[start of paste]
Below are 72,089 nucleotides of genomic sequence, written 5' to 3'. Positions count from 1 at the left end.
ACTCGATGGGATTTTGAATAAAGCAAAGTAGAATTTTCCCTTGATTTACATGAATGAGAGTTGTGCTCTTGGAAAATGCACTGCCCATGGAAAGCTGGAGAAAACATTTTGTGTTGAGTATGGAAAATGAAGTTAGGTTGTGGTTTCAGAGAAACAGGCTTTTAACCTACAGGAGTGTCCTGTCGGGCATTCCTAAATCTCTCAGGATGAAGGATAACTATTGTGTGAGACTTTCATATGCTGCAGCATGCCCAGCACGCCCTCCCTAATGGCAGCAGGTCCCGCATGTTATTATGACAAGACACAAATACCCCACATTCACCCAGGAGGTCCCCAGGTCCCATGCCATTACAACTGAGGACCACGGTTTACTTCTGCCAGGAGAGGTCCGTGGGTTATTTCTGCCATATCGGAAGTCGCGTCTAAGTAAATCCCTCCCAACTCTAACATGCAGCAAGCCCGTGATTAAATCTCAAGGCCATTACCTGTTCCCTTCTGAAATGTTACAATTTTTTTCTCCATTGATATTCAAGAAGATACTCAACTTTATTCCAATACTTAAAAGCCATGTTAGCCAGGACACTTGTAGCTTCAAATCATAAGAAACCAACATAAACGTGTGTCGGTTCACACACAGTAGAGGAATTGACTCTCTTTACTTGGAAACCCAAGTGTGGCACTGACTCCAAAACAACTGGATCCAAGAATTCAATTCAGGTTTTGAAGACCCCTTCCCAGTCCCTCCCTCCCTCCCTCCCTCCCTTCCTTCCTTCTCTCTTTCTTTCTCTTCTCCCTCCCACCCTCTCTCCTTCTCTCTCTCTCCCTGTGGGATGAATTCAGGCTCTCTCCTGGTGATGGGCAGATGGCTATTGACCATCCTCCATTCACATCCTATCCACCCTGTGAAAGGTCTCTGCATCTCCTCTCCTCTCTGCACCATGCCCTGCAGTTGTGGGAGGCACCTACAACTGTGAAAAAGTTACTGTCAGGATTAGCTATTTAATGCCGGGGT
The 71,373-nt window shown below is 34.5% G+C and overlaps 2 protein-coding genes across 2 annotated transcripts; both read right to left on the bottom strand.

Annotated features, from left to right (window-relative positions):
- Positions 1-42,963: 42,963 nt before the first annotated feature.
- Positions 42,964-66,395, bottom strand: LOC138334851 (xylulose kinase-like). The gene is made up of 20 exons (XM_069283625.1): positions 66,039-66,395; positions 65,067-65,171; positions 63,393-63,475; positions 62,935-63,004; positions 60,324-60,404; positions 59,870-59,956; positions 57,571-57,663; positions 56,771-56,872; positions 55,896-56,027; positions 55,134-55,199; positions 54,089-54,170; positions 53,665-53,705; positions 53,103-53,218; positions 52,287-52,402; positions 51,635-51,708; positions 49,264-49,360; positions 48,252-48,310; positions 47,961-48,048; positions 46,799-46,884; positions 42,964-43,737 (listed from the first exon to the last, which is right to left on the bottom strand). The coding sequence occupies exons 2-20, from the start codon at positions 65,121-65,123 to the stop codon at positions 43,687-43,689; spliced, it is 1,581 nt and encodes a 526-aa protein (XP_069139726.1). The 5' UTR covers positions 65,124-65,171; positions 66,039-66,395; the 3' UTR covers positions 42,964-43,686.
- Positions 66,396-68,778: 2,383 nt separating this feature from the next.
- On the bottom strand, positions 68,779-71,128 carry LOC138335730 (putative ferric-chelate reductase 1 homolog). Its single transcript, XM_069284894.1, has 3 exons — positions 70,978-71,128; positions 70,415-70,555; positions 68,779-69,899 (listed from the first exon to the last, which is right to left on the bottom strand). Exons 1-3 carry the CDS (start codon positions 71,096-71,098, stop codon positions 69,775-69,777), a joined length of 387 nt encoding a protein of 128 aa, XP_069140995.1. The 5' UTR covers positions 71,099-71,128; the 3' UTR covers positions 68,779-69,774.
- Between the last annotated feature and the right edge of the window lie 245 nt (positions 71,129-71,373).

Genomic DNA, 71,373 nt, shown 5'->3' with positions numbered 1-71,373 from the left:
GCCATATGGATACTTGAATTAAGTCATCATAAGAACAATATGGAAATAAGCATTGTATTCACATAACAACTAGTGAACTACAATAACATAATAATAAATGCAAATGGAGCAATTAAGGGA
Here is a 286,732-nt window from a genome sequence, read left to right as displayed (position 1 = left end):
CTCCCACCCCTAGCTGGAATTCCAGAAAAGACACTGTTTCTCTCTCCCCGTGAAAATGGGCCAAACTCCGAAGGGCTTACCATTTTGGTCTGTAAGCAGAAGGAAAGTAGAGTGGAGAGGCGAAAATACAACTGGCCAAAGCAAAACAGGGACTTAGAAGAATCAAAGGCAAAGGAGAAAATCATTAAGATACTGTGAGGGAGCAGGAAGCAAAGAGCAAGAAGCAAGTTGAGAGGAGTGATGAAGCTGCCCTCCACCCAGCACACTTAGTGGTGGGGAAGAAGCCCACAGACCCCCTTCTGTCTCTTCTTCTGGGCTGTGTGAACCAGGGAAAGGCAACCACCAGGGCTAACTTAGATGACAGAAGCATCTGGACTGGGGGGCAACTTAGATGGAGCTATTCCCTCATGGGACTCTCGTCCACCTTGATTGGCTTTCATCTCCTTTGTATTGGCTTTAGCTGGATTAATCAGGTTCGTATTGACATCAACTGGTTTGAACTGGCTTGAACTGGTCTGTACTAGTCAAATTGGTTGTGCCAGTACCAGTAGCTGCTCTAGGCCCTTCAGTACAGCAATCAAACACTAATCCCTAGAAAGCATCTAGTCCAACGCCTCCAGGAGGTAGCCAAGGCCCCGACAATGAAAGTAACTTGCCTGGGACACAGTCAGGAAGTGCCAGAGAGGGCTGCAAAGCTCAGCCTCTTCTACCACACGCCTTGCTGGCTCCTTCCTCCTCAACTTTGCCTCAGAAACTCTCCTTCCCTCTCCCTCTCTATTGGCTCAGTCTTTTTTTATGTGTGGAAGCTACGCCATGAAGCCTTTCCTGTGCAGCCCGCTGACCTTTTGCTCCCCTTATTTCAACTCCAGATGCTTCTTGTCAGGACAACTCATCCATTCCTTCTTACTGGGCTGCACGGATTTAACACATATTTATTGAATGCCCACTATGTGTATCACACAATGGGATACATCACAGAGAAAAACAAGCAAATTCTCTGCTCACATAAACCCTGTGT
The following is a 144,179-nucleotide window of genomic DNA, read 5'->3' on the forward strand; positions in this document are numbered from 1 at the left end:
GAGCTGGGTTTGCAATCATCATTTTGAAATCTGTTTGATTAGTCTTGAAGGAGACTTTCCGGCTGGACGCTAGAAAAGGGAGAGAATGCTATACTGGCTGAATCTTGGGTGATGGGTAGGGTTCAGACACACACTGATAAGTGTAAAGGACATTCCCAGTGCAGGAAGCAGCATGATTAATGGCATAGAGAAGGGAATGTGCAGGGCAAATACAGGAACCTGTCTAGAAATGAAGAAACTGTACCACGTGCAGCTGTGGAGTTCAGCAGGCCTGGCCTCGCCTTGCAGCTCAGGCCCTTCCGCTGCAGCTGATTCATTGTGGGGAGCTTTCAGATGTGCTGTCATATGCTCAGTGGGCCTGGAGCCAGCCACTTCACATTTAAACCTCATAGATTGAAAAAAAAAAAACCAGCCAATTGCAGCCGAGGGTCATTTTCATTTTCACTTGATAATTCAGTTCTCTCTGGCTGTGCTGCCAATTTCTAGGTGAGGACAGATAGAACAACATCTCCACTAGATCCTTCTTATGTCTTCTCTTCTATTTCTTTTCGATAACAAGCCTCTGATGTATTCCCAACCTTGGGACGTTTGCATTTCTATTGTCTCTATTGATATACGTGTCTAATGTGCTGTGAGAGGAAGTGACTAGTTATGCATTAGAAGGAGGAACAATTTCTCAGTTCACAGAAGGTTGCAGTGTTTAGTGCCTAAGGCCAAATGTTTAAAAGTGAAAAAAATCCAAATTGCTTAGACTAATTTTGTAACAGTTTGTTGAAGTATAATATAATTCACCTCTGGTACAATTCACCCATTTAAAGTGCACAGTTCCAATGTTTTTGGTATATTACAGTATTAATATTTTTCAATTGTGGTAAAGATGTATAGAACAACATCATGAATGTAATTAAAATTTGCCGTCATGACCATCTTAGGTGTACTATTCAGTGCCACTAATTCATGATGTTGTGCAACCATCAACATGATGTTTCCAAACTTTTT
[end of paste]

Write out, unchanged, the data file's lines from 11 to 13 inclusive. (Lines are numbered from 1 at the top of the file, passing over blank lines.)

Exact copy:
GCCATATGGATACTTGAATTAAGTCATCATAAGAACAATATGGAAATAAGCATTGTATTCACATAACAACTAGTGAACTACAATAACATAATAATAAATGCAAATGGAGCAATTAAGGGA
Here is a 286,732-nt window from a genome sequence, read left to right as displayed (position 1 = left end):
CTCCCACCCCTAGCTGGAATTCCAGAAAAGACACTGTTTCTCTCTCCCCGTGAAAATGGGCCAAACTCCGAAGGGCTTACCATTTTGGTCTGTAAGCAGAAGGAAAGTAGAGTGGAGAGGCGAAAATACAACTGGCCAAAGCAAAACAGGGACTTAGAAGAATCAAAGGCAAAGGAGAAAATCATTAAGATACTGTGAGGGAGCAGGAAGCAAAGAGCAAGAAGCAAGTTGAGAGGAGTGATGAAGCTGCCCTCCACCCAGCACACTTAGTGGTGGGGAAGAAGCCCACAGACCCCCTTCTGTCTCTTCTTCTGGGCTGTGTGAACCAGGGAAAGGCAACCACCAGGGCTAACTTAGATGACAGAAGCATCTGGACTGGGGGGCAACTTAGATGGAGCTATTCCCTCATGGGACTCTCGTCCACCTTGATTGGCTTTCATCTCCTTTGTATTGGCTTTAGCTGGATTAATCAGGTTCGTATTGACATCAACTGGTTTGAACTGGCTTGAACTGGTCTGTACTAGTCAAATTGGTTGTGCCAGTACCAGTAGCTGCTCTAGGCCCTTCAGTACAGCAATCAAACACTAATCCCTAGAAAGCATCTAGTCCAACGCCTCCAGGAGGTAGCCAAGGCCCCGACAATGAAAGTAACTTGCCTGGGACACAGTCAGGAAGTGCCAGAGAGGGCTGCAAAGCTCAGCCTCTTCTACCACACGCCTTGCTGGCTCCTTCCTCCTCAACTTTGCCTCAGAAACTCTCCTTCCCTCTCCCTCTCTATTGGCTCAGTCTTTTTTTATGTGTGGAAGCTACGCCATGAAGCCTTTCCTGTGCAGCCCGCTGACCTTTTGCTCCCCTTATTTCAACTCCAGATGCTTCTTGTCAGGACAACTCATCCATTCCTTCTTACTGGGCTGCACGGATTTAACACATATTTATTGAATGCCCACTATGTGTATCACACAATGGGATACATCACAGAGAAAAACAAGCAAATTCTCTGCTCACATAAACCCTGTGT